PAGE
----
Intel announces, demonstrates USB 3.0

Gelsinger expects the final version specifications to be finished by the first half of 2008, with USB 3.0 peripherals realistically appearing in 2009 or 2010. There are an increasing number of devices that could potentially take advantage of the additional bandwidth, including external hard drives, flash readers, video cameras, and the all-new USB-compliant llama expected to be genetically delivered from the Andes sometime in late 2011.

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USB 3.0 To Boost Peripherals to Multi-Gigabit Speeds

USB 3.0 is built upon, and is backwards-compatible with, the USB 2.0 “High Speed” spec. It would be generous to even call the specifications “early” at this stage, but the group still had lots of information about how USB 3.0 will work and what features it will provide. The spec should be finalized sometime in the middle of 2008, with initial devices available in ’09, and broad deployment by 2010.

The main two goals of SuperSpeed USB are to provide a 10X boost in transfer rate (from 480-Mbits/s in USB 2.0 to 4.8 Gbits/s in USB 3.0), while dramatically lowering power consumption. One example of their speed goals is to transfer a 27GB HD movie to a portable device in 70 seconds. The same thing would take 15 minutes or more with HighSpeed USB (2.0). The SuperSpeed devices will use the same connectors and the same programming and device models as existing devices.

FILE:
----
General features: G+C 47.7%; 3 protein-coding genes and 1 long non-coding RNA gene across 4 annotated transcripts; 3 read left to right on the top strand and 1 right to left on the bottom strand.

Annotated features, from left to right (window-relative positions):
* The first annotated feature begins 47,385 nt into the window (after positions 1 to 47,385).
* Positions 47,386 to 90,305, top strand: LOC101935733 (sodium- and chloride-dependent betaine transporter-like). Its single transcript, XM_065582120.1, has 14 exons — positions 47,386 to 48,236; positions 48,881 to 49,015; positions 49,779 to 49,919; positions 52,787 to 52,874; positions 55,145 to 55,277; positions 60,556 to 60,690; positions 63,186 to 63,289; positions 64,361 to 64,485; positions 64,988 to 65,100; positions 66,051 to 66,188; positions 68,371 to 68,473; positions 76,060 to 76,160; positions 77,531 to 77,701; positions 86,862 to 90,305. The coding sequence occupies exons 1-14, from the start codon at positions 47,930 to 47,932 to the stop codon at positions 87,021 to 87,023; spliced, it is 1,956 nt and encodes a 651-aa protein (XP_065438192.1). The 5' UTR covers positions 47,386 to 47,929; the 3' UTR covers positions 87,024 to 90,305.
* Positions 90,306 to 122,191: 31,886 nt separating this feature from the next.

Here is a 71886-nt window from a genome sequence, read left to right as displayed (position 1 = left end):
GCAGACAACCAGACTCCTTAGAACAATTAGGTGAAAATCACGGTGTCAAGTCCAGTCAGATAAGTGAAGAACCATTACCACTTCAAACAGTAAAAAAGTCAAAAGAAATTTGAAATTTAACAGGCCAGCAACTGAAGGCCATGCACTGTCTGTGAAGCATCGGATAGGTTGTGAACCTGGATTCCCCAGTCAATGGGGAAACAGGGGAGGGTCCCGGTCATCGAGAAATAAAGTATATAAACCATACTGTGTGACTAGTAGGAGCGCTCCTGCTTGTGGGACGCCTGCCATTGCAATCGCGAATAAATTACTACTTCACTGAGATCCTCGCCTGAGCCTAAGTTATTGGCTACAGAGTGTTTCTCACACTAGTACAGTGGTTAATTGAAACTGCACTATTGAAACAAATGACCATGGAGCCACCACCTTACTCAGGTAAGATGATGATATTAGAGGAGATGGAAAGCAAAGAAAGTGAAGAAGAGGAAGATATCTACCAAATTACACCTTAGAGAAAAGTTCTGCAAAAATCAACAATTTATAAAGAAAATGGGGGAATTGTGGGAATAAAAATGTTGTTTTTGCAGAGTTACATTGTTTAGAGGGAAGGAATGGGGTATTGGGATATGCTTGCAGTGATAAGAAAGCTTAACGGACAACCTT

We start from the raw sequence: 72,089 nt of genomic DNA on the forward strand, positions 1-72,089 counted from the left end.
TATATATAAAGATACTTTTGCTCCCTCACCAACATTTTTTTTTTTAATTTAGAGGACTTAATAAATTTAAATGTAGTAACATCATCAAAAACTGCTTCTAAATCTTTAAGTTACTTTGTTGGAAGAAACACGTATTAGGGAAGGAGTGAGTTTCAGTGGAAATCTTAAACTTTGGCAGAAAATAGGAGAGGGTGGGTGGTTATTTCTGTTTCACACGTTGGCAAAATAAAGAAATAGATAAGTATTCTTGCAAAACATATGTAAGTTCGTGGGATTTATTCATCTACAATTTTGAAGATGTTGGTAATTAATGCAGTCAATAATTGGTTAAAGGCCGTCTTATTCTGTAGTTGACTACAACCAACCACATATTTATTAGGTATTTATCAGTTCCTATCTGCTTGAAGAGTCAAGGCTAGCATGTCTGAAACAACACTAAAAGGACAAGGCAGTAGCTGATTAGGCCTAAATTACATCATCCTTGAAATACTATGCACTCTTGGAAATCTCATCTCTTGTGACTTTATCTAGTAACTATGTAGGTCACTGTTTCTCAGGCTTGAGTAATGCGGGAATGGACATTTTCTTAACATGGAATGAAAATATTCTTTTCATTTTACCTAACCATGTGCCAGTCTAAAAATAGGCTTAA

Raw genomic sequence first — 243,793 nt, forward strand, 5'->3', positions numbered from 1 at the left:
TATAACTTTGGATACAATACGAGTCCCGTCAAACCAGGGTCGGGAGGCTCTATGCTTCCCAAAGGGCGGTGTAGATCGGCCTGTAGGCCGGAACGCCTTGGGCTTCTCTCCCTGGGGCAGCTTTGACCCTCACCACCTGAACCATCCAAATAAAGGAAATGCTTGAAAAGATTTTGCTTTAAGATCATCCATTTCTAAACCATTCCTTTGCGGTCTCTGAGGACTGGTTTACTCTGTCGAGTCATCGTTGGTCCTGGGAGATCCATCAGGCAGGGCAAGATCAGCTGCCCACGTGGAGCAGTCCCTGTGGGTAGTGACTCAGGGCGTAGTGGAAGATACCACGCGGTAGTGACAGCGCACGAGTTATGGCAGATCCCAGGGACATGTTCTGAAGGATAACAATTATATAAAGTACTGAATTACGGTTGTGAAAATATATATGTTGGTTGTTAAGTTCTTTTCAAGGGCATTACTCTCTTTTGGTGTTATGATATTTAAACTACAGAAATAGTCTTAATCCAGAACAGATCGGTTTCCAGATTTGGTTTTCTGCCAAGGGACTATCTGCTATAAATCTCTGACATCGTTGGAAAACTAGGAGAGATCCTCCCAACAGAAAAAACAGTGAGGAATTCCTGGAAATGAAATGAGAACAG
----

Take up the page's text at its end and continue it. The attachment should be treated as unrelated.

Consider that it takes maybe one or two tenths of a second to transfer a typical 4 Mbyte song to a portable music player with today’s USB 2.0. That’s “fast enough” for some users, but just try to fill up that 80-Gbyte iPod and you might as well walk away and cook dinner while you wait: 3,000 songs would take perhaps 400 to 600 seconds – up to 10 minutes.

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Faster USB 3.0 Is Coming

The third-generation Universal Serial Bus interconnect will transfer data at speeds up to 4.8Gbit/s, ten times faster than USB 2.0’s 480MBit/s. It will be backwards-compatible with USB 2.0, which is backwards-compatible with the first USB 1.1 definition.

Intel stated that the USB 3.0 specification would be optimized for low power and improved protocol efficiency. The USB 3.0 ports and cabling will be designed with both copper and optical cable capabilities, meaning even higher speeds will be possible in the future.

The USB Implementers Forum (USB-IF) will act as the trade association for the USB 3.0 specification.

There is also a Wireless USB (WUSB) transfer format and this operates at 480Mbit/s, the same as USB 2.0, in its 1.0 incarnation. Intel also revealed a WUSB 1.1 interconnect format, operating at a speed of up to 1Gbit/s.

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